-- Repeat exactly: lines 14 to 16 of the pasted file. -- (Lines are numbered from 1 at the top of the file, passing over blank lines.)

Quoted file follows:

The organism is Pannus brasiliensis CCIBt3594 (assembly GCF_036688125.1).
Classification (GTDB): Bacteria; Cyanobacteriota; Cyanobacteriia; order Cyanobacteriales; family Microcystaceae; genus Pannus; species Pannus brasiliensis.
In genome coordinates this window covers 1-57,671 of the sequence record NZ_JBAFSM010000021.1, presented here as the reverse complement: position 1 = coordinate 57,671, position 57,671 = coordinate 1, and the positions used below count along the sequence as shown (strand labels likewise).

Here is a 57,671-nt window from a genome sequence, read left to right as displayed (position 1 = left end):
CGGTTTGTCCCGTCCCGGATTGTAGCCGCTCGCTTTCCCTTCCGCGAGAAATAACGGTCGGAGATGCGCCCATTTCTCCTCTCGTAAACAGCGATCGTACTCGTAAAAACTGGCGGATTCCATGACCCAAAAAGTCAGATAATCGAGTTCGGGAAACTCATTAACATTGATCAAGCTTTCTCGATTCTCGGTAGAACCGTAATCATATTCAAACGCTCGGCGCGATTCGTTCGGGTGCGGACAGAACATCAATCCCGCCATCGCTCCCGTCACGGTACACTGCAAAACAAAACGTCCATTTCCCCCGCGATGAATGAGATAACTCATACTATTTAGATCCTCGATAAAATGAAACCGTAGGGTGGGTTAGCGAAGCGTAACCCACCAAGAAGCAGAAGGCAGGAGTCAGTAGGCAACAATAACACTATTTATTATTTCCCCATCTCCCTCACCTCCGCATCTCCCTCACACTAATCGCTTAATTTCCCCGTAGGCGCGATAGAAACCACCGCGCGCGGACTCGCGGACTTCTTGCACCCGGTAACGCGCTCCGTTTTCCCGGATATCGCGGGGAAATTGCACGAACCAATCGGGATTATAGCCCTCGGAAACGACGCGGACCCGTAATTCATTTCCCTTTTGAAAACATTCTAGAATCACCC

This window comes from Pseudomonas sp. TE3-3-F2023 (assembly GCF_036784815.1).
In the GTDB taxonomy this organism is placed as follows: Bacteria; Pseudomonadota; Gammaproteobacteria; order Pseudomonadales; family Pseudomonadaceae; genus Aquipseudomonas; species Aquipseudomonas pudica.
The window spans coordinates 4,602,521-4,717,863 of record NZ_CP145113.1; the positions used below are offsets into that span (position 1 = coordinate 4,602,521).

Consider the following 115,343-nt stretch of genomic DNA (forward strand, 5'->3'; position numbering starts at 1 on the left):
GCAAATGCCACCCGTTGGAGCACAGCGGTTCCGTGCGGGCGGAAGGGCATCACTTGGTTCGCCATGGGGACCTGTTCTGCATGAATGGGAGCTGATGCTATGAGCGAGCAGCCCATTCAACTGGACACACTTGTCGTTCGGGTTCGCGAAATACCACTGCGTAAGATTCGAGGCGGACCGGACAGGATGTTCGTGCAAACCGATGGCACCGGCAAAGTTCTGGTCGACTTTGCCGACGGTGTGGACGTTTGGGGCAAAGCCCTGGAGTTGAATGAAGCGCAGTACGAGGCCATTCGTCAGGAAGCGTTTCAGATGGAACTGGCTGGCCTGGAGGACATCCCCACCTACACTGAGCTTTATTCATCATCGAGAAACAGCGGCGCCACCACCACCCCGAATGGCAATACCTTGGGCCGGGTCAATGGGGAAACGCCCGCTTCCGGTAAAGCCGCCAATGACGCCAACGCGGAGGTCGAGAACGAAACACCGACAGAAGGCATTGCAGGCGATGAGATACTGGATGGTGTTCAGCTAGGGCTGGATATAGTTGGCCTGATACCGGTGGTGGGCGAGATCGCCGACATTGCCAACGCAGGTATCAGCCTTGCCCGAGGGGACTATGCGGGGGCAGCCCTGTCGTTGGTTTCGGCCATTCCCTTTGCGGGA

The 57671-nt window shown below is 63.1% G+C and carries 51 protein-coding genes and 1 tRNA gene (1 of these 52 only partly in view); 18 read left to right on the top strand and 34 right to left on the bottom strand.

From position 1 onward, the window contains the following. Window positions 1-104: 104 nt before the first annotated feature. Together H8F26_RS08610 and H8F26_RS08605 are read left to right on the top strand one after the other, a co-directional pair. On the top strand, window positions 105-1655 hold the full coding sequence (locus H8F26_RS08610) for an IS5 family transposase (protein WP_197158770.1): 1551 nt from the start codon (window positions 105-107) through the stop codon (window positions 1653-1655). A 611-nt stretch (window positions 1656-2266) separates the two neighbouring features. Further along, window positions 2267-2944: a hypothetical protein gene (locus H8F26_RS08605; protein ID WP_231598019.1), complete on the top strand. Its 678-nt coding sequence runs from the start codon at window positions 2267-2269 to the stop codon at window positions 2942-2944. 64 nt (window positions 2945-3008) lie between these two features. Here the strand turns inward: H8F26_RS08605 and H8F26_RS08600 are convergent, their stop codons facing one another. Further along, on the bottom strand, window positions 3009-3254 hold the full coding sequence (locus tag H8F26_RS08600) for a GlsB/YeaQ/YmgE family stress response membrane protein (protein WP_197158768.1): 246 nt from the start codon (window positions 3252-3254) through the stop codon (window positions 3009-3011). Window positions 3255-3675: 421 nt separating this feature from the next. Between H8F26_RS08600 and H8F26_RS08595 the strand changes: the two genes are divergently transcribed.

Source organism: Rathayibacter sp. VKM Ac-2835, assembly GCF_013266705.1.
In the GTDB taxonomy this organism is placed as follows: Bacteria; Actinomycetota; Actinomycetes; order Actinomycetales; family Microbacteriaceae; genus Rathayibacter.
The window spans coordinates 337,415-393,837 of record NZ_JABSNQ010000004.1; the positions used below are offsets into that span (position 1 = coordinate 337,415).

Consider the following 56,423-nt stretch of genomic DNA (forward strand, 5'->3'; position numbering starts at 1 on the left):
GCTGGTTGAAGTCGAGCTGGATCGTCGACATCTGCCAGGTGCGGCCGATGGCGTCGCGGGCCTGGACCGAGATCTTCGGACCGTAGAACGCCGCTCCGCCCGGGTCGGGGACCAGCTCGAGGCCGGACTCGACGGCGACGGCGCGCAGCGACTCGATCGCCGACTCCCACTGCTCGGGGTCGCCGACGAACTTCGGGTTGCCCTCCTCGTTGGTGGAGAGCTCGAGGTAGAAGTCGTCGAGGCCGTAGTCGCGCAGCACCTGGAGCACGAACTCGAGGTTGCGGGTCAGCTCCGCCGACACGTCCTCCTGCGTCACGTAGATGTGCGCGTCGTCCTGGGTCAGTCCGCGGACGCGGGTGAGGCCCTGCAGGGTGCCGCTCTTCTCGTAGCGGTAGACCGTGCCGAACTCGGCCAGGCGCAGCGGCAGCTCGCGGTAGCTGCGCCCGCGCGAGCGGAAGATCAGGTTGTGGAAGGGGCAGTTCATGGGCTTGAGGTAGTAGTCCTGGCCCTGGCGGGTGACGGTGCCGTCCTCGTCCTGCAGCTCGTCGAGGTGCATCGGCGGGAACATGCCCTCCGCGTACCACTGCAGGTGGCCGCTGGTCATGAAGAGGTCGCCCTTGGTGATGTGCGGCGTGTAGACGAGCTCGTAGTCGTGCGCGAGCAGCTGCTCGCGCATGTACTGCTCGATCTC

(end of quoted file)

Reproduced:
In the GTDB taxonomy this organism is placed as follows: Bacteria; Actinomycetota; Actinomycetes; order Actinomycetales; family Microbacteriaceae; genus Rathayibacter.
The window spans coordinates 337,415-393,837 of record NZ_JABSNQ010000004.1; the positions used below are offsets into that span (position 1 = coordinate 337,415).

Consider the following 56,423-nt stretch of genomic DNA (forward strand, 5'->3'; position numbering starts at 1 on the left):